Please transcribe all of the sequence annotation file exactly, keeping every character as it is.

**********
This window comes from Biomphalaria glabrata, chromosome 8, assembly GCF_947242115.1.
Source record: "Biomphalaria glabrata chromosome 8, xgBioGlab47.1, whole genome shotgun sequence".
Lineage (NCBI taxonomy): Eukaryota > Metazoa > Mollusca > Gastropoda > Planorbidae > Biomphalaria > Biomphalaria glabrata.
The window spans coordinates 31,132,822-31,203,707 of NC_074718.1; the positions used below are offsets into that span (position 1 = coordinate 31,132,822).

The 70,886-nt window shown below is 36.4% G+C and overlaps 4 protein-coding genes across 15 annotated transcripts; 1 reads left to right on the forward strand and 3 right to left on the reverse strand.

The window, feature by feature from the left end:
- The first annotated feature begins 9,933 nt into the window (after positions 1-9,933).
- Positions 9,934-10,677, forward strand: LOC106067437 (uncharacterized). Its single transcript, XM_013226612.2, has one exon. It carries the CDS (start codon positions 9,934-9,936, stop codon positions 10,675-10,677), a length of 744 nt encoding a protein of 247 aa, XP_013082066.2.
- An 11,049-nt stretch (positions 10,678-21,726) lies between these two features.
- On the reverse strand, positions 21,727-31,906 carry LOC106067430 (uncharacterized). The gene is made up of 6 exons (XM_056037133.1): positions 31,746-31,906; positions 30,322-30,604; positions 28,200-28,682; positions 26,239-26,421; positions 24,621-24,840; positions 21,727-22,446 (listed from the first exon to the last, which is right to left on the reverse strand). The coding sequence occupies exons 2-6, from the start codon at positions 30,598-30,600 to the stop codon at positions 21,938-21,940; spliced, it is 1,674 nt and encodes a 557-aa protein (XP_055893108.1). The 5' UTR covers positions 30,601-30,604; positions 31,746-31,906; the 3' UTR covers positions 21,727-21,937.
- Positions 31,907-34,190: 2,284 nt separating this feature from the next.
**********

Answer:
This window comes from Biomphalaria glabrata, chromosome 8, assembly GCF_947242115.1.
Source record: "Biomphalaria glabrata chromosome 8, xgBioGlab47.1, whole genome shotgun sequence".
Lineage (NCBI taxonomy): Eukaryota > Metazoa > Mollusca > Gastropoda > Planorbidae > Biomphalaria > Biomphalaria glabrata.
The window spans coordinates 31,132,822-31,203,707 of NC_074718.1; the positions used below are offsets into that span (position 1 = coordinate 31,132,822).

The 70,886-nt window shown below is 36.4% G+C and overlaps 4 protein-coding genes across 15 annotated transcripts; 1 reads left to right on the forward strand and 3 right to left on the reverse strand.

The window, feature by feature from the left end:
- The first annotated feature begins 9,933 nt into the window (after positions 1-9,933).
- Positions 9,934-10,677, forward strand: LOC106067437 (uncharacterized). Its single transcript, XM_013226612.2, has one exon. It carries the CDS (start codon positions 9,934-9,936, stop codon positions 10,675-10,677), a length of 744 nt encoding a protein of 247 aa, XP_013082066.2.
- An 11,049-nt stretch (positions 10,678-21,726) lies between these two features.
- On the reverse strand, positions 21,727-31,906 carry LOC106067430 (uncharacterized). The gene is made up of 6 exons (XM_056037133.1): positions 31,746-31,906; positions 30,322-30,604; positions 28,200-28,682; positions 26,239-26,421; positions 24,621-24,840; positions 21,727-22,446 (listed from the first exon to the last, which is right to left on the reverse strand). The coding sequence occupies exons 2-6, from the start codon at positions 30,598-30,600 to the stop codon at positions 21,938-21,940; spliced, it is 1,674 nt and encodes a 557-aa protein (XP_055893108.1). The 5' UTR covers positions 30,601-30,604; positions 31,746-31,906; the 3' UTR covers positions 21,727-21,937.
- Positions 31,907-34,190: 2,284 nt separating this feature from the next.